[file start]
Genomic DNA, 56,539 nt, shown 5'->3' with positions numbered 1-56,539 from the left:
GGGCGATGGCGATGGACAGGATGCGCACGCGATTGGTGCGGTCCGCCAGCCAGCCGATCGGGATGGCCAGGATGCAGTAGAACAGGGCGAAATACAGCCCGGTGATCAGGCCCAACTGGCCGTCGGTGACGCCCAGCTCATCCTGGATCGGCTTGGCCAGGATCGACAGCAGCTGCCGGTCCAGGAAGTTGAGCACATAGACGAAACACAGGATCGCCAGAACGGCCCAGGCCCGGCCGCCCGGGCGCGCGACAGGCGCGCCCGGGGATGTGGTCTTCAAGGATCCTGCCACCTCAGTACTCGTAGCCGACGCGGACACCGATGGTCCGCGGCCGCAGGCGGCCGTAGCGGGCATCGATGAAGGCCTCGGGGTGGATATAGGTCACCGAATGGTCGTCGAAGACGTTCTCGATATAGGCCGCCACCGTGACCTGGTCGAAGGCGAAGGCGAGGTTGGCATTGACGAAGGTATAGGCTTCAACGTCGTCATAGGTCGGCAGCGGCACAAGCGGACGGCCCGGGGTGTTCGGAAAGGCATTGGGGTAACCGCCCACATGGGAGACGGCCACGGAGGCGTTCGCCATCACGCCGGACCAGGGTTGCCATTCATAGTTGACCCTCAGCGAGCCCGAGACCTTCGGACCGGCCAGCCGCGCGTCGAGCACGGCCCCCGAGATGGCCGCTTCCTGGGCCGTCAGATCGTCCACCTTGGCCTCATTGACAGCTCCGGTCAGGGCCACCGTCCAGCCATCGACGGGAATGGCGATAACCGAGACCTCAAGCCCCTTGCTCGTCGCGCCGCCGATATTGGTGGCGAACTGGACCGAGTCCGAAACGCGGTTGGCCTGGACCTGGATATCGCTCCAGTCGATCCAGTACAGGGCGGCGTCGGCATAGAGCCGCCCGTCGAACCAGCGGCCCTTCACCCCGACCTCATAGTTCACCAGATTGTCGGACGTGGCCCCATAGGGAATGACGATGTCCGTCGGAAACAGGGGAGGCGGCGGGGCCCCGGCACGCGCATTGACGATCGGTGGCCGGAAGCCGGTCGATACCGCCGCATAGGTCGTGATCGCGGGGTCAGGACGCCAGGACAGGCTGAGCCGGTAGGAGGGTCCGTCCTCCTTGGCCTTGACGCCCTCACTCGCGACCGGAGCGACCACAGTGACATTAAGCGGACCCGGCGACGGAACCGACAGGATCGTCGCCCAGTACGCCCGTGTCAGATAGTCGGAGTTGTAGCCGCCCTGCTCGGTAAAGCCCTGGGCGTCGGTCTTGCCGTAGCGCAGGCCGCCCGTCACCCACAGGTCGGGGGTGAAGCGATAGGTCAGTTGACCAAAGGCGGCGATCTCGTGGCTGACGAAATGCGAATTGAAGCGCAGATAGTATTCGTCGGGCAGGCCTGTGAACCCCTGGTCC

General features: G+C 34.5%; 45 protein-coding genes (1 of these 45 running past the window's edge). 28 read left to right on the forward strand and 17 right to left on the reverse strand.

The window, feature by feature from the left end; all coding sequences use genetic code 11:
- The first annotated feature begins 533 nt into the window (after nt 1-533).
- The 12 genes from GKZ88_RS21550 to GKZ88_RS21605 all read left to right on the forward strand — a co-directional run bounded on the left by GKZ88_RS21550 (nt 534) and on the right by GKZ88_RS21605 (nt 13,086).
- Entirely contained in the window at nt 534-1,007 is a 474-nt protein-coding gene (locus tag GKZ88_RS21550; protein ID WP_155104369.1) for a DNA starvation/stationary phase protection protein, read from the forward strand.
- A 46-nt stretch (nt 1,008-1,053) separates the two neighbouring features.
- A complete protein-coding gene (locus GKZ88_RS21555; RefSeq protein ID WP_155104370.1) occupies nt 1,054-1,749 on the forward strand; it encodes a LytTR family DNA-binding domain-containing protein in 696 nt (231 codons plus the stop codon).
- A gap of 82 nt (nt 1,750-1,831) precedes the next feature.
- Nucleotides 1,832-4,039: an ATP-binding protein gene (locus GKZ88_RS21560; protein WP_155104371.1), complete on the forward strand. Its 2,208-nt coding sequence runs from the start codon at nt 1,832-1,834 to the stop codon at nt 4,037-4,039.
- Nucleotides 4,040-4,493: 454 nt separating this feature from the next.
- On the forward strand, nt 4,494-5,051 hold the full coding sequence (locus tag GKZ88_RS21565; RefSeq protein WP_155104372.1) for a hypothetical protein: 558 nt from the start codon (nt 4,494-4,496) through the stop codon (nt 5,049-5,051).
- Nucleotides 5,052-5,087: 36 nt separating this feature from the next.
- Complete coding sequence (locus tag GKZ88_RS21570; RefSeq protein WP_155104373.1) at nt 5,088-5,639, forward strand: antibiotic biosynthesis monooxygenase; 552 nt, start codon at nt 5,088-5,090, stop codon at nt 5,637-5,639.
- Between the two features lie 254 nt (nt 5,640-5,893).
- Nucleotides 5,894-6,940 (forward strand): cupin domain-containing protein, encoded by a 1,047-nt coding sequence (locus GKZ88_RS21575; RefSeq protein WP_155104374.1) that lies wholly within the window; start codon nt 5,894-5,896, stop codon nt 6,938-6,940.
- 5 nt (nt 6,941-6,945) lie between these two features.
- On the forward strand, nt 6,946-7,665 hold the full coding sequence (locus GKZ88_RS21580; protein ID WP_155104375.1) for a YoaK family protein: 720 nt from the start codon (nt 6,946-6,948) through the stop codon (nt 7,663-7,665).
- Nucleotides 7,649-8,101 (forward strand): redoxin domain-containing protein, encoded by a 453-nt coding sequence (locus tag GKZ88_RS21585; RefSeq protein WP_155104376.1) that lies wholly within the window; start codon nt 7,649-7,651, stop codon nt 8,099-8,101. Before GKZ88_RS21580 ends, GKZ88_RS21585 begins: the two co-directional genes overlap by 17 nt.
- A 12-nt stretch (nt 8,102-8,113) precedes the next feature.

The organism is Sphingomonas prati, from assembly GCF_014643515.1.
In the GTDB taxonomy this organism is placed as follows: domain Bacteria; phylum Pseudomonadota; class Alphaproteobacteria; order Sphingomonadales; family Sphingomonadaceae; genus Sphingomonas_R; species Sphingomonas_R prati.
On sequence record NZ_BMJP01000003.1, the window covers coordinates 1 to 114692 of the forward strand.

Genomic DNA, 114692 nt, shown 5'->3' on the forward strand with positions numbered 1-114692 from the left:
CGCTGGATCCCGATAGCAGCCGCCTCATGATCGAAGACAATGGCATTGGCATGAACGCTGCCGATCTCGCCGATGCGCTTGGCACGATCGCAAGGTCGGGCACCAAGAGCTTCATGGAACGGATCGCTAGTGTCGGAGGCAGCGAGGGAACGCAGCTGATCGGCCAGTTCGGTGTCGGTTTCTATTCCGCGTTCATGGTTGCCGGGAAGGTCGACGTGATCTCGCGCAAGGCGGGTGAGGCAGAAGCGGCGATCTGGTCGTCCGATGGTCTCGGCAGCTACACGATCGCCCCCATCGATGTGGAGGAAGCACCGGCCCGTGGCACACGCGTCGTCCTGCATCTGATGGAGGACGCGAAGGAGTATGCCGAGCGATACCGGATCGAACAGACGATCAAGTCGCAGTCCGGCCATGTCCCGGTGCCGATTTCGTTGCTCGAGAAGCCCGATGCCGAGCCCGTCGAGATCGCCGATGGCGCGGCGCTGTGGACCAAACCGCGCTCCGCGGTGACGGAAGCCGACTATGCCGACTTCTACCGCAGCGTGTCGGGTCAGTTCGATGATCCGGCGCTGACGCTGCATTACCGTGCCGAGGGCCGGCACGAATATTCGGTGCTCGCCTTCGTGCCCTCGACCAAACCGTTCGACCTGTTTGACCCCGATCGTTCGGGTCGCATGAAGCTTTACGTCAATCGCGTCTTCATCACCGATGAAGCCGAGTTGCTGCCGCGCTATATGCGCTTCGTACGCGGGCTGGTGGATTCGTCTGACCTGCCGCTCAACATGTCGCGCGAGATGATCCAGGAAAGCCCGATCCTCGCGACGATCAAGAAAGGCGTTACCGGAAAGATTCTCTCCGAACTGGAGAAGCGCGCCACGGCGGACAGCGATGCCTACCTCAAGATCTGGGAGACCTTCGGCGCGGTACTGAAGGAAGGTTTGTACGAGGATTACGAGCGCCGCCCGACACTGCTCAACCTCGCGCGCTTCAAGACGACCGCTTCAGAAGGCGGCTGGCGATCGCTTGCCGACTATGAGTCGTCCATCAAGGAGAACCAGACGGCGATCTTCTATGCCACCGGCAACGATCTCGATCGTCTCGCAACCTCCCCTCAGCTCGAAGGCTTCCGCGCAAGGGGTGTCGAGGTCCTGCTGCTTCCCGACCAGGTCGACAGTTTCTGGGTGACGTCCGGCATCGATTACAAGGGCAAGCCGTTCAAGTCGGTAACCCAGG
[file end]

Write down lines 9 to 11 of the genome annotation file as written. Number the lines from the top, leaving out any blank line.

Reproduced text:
- A complete protein-coding gene (locus GKZ88_RS21555; RefSeq protein ID WP_155104370.1) occupies nt 1,054-1,749 on the forward strand; it encodes a LytTR family DNA-binding domain-containing protein in 696 nt (231 codons plus the stop codon).
- A gap of 82 nt (nt 1,750-1,831) precedes the next feature.
- Nucleotides 1,832-4,039: an ATP-binding protein gene (locus GKZ88_RS21560; protein WP_155104371.1), complete on the forward strand. Its 2,208-nt coding sequence runs from the start codon at nt 1,832-1,834 to the stop codon at nt 4,037-4,039.